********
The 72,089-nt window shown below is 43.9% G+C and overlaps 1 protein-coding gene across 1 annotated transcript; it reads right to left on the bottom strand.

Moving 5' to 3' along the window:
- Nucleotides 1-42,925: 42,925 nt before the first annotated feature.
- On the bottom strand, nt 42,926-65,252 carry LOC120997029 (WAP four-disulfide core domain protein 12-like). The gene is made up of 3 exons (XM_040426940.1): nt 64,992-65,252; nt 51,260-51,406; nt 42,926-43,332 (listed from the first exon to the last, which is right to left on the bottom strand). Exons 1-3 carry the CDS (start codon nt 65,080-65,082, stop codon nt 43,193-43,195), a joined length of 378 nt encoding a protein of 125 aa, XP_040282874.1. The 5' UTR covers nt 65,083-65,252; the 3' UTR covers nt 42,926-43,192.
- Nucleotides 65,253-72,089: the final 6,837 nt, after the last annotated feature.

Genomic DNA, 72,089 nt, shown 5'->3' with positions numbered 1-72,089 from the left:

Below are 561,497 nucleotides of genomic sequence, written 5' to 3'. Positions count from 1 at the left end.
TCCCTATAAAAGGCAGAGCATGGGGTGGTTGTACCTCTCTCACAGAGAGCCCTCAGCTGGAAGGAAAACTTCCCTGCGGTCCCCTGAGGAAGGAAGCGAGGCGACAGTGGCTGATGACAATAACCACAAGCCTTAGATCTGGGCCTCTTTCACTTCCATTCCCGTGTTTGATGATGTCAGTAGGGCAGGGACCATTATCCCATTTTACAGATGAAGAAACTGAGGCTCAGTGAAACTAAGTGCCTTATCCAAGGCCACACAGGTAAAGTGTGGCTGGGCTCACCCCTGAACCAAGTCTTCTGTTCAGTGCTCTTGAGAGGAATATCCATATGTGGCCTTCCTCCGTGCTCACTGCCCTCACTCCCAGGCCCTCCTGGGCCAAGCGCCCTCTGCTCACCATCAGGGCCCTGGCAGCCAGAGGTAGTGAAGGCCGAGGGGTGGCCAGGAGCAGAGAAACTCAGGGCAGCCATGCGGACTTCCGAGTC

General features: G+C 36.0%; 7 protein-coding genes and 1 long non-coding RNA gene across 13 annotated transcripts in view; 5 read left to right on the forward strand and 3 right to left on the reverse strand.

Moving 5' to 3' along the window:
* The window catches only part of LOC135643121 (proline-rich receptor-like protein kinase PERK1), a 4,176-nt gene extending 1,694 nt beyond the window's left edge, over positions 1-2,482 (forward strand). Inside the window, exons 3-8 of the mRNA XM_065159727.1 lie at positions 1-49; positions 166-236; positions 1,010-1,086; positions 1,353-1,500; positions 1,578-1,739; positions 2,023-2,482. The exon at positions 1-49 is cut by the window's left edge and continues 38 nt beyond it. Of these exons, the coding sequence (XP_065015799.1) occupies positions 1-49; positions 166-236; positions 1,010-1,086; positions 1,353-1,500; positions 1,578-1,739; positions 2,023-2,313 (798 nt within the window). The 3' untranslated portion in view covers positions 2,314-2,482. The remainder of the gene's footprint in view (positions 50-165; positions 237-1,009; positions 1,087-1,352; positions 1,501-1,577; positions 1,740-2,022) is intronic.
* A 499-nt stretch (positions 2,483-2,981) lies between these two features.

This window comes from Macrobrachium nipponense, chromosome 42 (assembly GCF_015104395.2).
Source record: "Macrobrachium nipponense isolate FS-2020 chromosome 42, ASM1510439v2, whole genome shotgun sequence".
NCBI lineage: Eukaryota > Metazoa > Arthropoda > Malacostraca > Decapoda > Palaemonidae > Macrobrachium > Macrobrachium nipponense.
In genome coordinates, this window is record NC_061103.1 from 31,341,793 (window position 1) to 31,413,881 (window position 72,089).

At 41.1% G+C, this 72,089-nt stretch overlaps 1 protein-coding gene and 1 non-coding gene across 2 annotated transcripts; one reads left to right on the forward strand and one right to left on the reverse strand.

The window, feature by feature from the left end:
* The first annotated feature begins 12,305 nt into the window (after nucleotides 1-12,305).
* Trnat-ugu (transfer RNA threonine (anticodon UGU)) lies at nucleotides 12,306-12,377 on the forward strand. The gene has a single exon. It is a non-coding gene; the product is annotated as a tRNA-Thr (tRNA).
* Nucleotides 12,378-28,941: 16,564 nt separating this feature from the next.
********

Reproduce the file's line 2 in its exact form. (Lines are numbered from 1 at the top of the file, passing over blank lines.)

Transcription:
Moving 5' to 3' along the window: